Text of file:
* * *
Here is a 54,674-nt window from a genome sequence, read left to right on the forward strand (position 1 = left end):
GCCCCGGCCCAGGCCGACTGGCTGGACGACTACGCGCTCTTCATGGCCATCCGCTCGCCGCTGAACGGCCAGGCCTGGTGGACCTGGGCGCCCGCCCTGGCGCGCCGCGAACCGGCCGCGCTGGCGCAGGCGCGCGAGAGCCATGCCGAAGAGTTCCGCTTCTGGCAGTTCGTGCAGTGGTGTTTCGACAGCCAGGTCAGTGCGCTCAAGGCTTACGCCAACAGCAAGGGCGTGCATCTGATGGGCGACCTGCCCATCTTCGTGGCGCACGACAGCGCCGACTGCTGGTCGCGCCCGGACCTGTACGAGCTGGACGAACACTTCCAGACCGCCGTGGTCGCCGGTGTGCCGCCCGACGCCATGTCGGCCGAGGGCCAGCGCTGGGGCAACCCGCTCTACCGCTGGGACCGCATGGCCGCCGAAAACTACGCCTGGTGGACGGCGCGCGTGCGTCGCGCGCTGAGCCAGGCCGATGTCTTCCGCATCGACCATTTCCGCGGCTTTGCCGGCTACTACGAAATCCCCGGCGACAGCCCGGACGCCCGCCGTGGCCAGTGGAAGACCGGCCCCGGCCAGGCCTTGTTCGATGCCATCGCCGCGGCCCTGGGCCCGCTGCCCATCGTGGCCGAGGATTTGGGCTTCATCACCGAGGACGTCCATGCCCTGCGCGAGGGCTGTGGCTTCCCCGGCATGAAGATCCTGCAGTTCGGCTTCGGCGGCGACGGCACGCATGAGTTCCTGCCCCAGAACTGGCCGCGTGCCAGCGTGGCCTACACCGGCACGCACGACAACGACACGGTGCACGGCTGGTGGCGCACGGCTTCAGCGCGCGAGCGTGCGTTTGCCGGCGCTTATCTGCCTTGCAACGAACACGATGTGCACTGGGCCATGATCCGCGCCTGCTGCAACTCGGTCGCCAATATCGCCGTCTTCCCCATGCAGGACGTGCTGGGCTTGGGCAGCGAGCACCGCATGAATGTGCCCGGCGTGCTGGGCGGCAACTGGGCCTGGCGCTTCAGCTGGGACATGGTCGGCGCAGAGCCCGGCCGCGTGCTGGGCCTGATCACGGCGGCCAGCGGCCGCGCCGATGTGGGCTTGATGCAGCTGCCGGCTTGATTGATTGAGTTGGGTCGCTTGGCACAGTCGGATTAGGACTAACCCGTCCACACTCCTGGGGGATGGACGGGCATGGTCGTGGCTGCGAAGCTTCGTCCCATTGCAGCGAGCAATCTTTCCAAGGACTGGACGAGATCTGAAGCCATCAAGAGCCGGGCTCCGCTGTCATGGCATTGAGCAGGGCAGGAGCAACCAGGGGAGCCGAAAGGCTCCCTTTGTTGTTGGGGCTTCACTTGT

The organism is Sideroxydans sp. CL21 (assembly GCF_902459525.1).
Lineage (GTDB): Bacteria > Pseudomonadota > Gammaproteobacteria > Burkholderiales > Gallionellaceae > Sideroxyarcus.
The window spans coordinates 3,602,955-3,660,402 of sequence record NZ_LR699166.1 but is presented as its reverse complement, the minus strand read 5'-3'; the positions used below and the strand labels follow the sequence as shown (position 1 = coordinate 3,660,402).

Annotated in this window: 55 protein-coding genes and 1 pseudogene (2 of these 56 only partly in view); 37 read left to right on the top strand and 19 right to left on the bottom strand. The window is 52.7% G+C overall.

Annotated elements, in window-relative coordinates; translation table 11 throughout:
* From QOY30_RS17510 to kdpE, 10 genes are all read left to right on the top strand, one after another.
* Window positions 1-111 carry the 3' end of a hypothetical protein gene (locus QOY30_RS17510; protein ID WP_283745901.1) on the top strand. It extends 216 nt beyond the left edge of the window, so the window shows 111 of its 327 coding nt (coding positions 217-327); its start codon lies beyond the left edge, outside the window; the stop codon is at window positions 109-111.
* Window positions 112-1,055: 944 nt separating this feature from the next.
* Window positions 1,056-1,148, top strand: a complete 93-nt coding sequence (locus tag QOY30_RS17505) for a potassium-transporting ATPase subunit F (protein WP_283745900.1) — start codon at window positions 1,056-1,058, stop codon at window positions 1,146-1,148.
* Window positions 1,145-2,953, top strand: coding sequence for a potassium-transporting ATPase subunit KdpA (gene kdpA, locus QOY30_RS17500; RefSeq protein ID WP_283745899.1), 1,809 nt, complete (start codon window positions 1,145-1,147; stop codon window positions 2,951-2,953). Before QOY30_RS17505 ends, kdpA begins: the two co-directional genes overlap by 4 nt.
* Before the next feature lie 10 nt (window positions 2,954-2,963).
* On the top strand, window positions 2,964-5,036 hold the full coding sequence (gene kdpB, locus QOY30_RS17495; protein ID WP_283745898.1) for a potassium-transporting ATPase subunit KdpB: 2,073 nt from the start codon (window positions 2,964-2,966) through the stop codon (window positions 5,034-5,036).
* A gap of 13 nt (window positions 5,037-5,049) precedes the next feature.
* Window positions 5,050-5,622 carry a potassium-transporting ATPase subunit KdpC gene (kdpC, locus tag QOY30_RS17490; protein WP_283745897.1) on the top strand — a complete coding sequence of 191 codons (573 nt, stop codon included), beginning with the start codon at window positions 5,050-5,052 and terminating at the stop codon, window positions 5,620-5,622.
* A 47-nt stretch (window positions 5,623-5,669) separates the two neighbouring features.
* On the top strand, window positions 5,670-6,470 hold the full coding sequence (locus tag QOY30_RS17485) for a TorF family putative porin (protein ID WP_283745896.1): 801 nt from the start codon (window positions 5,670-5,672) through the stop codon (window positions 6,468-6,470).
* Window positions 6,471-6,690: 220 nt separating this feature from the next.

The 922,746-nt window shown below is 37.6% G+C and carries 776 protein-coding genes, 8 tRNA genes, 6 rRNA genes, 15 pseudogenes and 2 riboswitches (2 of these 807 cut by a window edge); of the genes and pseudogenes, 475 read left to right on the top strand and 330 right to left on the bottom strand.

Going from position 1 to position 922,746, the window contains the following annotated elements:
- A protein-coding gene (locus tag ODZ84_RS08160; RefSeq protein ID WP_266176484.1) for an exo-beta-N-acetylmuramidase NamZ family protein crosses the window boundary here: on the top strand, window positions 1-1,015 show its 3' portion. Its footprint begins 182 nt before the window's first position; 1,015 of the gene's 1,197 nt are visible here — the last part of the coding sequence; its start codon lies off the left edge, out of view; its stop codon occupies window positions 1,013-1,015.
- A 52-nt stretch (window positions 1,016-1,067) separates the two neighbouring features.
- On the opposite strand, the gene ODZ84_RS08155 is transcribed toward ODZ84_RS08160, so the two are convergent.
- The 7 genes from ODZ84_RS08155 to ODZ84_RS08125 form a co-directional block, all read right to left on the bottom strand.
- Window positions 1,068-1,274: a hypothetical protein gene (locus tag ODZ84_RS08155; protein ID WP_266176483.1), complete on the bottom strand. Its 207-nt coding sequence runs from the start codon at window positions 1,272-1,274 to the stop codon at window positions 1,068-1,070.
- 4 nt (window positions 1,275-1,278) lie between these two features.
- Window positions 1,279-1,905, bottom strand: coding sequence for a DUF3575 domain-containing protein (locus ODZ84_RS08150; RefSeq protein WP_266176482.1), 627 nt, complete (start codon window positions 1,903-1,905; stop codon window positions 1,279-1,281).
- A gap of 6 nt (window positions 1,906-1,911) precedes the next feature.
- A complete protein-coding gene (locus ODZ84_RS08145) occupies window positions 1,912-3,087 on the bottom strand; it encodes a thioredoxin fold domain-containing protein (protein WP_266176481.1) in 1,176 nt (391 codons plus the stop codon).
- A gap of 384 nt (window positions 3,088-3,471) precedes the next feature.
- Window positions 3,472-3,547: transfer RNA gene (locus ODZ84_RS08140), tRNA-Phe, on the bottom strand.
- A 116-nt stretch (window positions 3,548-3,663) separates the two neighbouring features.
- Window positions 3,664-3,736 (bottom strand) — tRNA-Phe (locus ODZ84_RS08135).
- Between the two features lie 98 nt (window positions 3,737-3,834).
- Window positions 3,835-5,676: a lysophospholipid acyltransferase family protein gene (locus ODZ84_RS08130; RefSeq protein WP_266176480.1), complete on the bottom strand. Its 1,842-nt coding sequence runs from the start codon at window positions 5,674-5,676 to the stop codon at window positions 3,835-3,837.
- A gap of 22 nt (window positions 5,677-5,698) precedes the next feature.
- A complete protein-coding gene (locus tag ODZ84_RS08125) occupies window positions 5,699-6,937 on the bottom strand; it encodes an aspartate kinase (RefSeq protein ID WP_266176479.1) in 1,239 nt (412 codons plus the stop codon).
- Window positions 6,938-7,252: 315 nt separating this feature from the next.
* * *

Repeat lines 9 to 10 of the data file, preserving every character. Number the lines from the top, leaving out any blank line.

* Window positions 1-111 carry the 3' end of a hypothetical protein gene (locus QOY30_RS17510; protein ID WP_283745901.1) on the top strand. It extends 216 nt beyond the left edge of the window, so the window shows 111 of its 327 coding nt (coding positions 217-327); its start codon lies beyond the left edge, outside the window; the stop codon is at window positions 109-111.
* Window positions 112-1,055: 944 nt separating this feature from the next.